That same year, Jackie finally had his big Hollywood debut when he starred alongside Chris Tucker in the film “Rush Hour.” In the film, Jackie played a Chinese cop who was partnered with a New York City detective in searching for a triad boss. Rush Hour became Jackie’s first Hollywood blockbuster, with the film earning more than one hundred thirty million dollars in the United States alone. Because of his title role in Rush Hour, Jackie finally established himself as a Hollywood actor, thereby achieving the dream that he had always wanted since he started acting. Rush Hour became such a success that it spawned two more sequels, each becoming more successful than the first in terms of box office earnings—Rush Hour 2 (which was released in 2001) and Rush Hour 3 (released in 2007).
Throughout the early 2000s, Jackie’s Hollywood career continued to rise higher with the release of Shanghai Noon (in 2000), where he played a dishonoured Chinese bodyguard who joined an outlaw leader (comedy actor Owen Wilson) to rescue the princess (played by Lucy Liu). Shanghai Noon became a box office success and spawned a sequel, “Shanghai Knights,” which also became equally successful. Jackie’s comedic style of action was greatly appreciated by American viewers due to the fact that it gave them a breath of fresh air from the typical action films that always involved serious actors and bloody fight scenes.
Of course, Jackie did encounter several disappointments in his career in Hollywood, such as when he starred in the films “Tuxedo” and “The Medallion,” both of which did poorly in the box office and received negative reviews. At some point in his time in Hollywood, Jackie became frustrated at how limited his roles could become due to the typecasting of Asian stars, and as a result of this Jackie started his own film production company, the JCE Movies Limited.
Going His Own: JCE Movies
After setting up his own production company, Jackie started to involve more drama into his films, as evidenced by the change in tone of his later movies such as “New Police Story” (released in 2004, where Jackie portrayed a chief inspector who becomes a drunkard after losing his entire team in a hostage crisis), “The Myth” (released in 2005) and “Rob-B-Hood” (released in 2006, this movie is the first of its kind where Jackie portrays an anti-hero in the form of a robber with gambling habits). While some predicted the decline of the films’ popularity due to the heavy use of dramatic scenes, all of the three mentioned films produced by Jackie actually became a success.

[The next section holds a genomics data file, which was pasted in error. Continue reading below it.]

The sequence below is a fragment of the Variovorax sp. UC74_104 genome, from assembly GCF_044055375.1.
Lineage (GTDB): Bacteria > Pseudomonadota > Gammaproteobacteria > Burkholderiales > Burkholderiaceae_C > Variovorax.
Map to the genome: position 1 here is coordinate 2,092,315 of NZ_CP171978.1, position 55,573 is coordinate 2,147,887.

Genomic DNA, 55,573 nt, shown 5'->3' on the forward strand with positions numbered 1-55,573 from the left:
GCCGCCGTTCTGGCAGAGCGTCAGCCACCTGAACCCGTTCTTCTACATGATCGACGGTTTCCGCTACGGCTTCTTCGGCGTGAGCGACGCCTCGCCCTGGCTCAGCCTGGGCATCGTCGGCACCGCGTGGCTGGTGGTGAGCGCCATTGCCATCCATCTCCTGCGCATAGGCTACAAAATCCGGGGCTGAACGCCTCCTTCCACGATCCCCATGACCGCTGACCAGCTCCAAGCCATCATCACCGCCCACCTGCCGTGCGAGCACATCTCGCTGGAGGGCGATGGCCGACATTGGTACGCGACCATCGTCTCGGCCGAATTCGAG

Jackie ran into a controversy in 2004 when he remarked on the results of the Taiwanese elections and called the re-election of the Democratic Progressive Party candidates as the ‘biggest joke in the world.’ Numerous Taiwanese officials and media personalities criticized Jackie for his statement and threatened to ban his movies in the country. In response to this, Jackie made a public apology stating that he did not intend to insult the Taiwanese people with his comments.
During the 2004 Indian Ocean Tsunami, which killed hundreds of thousands of people in the affected countries, Jackie was among the actors who campaigned for the disaster relief efforts and also donated for the recovery of those who survived in the event.
More Successful Movies
In 2007, Jackie produced and released the film “Shinjuku Incident,” which was his first film to have pure dramatic scenes and not have him do any martial arts stunts. The film, whose story revolved around a Chinese national who illegally immigrated to Japan, was both a critical and financial success, and showcased Jackie’s ability to take on dramatic roles.
In 2008, Jackie collaborated with fellow well-known martial arts actor Jet Li to produce the movie “The Forbidden Kingdom.” The film, where Jackie starred as a drunkard warrior, became an international phenomenon, not just because of its wonderful story and heavy use of effects and wires, but also because it marked the first time that the two martial arts superstars worked together. That same year, Jackie started a career in voicing when he played the voice of Master Monkey in the hit comedy CGI animation movie “Kung Fu Panda” alongside actors Jack Black, Angelina Jolie, Lucy Liu and Dustin Hoffman.
That same year, Jackie was honoured and privileged to be a part of the torch relay at the Summer Olympic Games that was held at Beijing, China. During the event, Jackie openly spoke against the demonstrators who for several times delayed the relay to protest against the Chinese government. In one of the interviews made with him during that time, Jackie referred to how the protesters were not really that interested in reforming their nation compared to seeking publicity. Jackie defended the Chinese government by stating that the Olympic Games was a chance for China to open itself internationally. He later said in an interview: